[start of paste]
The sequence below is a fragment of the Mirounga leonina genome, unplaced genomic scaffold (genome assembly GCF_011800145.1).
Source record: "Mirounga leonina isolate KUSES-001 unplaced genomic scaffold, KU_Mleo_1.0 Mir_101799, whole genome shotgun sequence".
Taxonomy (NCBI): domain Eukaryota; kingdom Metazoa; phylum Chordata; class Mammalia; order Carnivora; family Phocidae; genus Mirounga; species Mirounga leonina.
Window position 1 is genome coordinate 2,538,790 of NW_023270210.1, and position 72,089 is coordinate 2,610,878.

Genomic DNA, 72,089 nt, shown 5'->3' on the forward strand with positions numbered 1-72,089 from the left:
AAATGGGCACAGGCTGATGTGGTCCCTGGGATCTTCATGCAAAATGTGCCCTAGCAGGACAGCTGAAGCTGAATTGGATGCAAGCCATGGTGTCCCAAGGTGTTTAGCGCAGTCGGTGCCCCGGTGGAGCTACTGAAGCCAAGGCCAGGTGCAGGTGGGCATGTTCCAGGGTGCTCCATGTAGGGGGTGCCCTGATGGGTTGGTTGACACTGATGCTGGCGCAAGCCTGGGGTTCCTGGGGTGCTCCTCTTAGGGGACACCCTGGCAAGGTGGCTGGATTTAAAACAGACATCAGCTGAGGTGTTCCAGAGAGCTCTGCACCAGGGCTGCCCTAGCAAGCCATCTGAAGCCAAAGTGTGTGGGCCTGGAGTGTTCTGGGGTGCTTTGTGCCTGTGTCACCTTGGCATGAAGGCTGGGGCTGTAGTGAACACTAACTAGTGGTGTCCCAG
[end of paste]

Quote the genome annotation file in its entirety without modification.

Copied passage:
The sequence below is a fragment of the Mirounga leonina genome, unplaced genomic scaffold (genome assembly GCF_011800145.1).
Source record: "Mirounga leonina isolate KUSES-001 unplaced genomic scaffold, KU_Mleo_1.0 Mir_101799, whole genome shotgun sequence".
Taxonomy (NCBI): domain Eukaryota; kingdom Metazoa; phylum Chordata; class Mammalia; order Carnivora; family Phocidae; genus Mirounga; species Mirounga leonina.
Window position 1 is genome coordinate 2,538,790 of NW_023270210.1, and position 72,089 is coordinate 2,610,878.

Genomic DNA, 72,089 nt, shown 5'->3' on the forward strand with positions numbered 1-72,089 from the left:
AAATGGGCACAGGCTGATGTGGTCCCTGGGATCTTCATGCAAAATGTGCCCTAGCAGGACAGCTGAAGCTGAATTGGATGCAAGCCATGGTGTCCCAAGGTGTTTAGCGCAGTCGGTGCCCCGGTGGAGCTACTGAAGCCAAGGCCAGGTGCAGGTGGGCATGTTCCAGGGTGCTCCATGTAGGGGGTGCCCTGATGGGTTGGTTGACACTGATGCTGGCGCAAGCCTGGGGTTCCTGGGGTGCTCCTCTTAGGGGACACCCTGGCAAGGTGGCTGGATTTAAAACAGACATCAGCTGAGGTGTTCCAGAGAGCTCTGCACCAGGGCTGCCCTAGCAAGCCATCTGAAGCCAAAGTGTGTGGGCCTGGAGTGTTCTGGGGTGCTTTGTGCCTGTGTCACCTTGGCATGAAGGCTGGGGCTGTAGTGAACACTAACTAGTGGTGTCCCAG